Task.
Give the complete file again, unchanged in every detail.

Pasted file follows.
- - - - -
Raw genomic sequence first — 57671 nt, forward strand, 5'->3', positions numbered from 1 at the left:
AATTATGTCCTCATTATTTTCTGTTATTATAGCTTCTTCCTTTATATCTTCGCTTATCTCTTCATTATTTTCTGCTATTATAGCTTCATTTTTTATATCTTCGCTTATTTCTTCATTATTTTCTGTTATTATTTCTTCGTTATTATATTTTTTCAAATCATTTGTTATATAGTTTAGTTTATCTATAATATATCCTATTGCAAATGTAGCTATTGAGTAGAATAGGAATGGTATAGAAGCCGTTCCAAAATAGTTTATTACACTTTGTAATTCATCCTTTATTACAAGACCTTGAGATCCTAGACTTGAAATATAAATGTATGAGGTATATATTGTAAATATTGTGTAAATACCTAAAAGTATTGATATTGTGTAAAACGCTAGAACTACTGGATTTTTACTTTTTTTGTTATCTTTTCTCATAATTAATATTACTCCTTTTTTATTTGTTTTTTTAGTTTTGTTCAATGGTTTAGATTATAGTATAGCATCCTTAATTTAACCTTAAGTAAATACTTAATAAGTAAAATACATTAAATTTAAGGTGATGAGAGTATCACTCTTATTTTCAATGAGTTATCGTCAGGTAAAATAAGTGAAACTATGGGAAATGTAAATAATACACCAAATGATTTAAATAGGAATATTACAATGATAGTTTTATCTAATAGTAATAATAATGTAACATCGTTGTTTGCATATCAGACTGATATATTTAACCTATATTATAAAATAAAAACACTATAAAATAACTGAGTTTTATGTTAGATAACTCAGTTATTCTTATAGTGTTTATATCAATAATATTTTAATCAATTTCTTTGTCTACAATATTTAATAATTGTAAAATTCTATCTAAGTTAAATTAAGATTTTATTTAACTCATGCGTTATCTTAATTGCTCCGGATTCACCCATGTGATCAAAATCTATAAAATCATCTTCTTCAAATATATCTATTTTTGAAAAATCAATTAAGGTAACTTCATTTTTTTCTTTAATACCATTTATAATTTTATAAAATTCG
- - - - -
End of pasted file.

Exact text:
Raw genomic sequence first — 57671 nt, forward strand, 5'->3', positions numbered from 1 at the left:
AATTATGTCCTCATTATTTTCTGTTATTATAGCTTCTTCCTTTATATCTTCGCTTATCTCTTCATTATTTTCTGCTATTATAGCTTCATTTTTTATATCTTCGCTTATTTCTTCATTATTTTCTGTTATTATTTCTTCGTTATTATATTTTTTCAAATCATTTGTTATATAGTTTAGTTTATCTATAATATATCCTATTGCAAATGTAGCTATTGAGTAGAATAGGAATGGTATAGAAGCCGTTCCAAAATAGTTTATTACACTTTGTAATTCATCCTTTATTACAAGACCTTGAGATCCTAGACTTGAAATATAAATGTATGAGGTATATATTGTAAATATTGTGTAAATACCTAAAAGTATTGATATTGTGTAAAACGCTAGAACTACTGGATTTTTACTTTTTTTGTTATCTTTTCTCATAATTAATATTACTCCTTTTTTATTTGTTTTTTTAGTTTTGTTCAATGGTTTAGATTATAGTATAGCATCCTTAATTTAACCTTAAGTAAATACTTAATAAGTAAAATACATTAAATTTAAGGTGATGAGAGTATCACTCTTATTTTCAATGAGTTATCGTCAGGTAAAATAAGTGAAACTATGGGAAATGTAAATAATACACCAAATGATTTAAATAGGAATATTACAATGATAGTTTTATCTAATAGTAATAATAATGTAACATCGTTGTTTGCATATCAGACTGATATATTTAACCTATATTATAAAATAAAAACACTATAAAATAACTGAGTTTTATGTTAGATAACTCAGTTATTCTTATAGTGTTTATATCAATAATATTTTAATCAATTTCTTTGTCTACAATATTTAATAATTGTAAAATTCTATCTAAGTTAAATTAAGATTTTATTTAACTCATGCGTTATCTTAATTGCTCCGGATTCACCCATGTGATCAAAATCTATAAAATCATCTTCTTCAAATATATCTATTTTTGAAAAATCAATTAAGGTAACTTCATTTTTTTCTTTAATACCATTTATAATTTTATAAAATTCG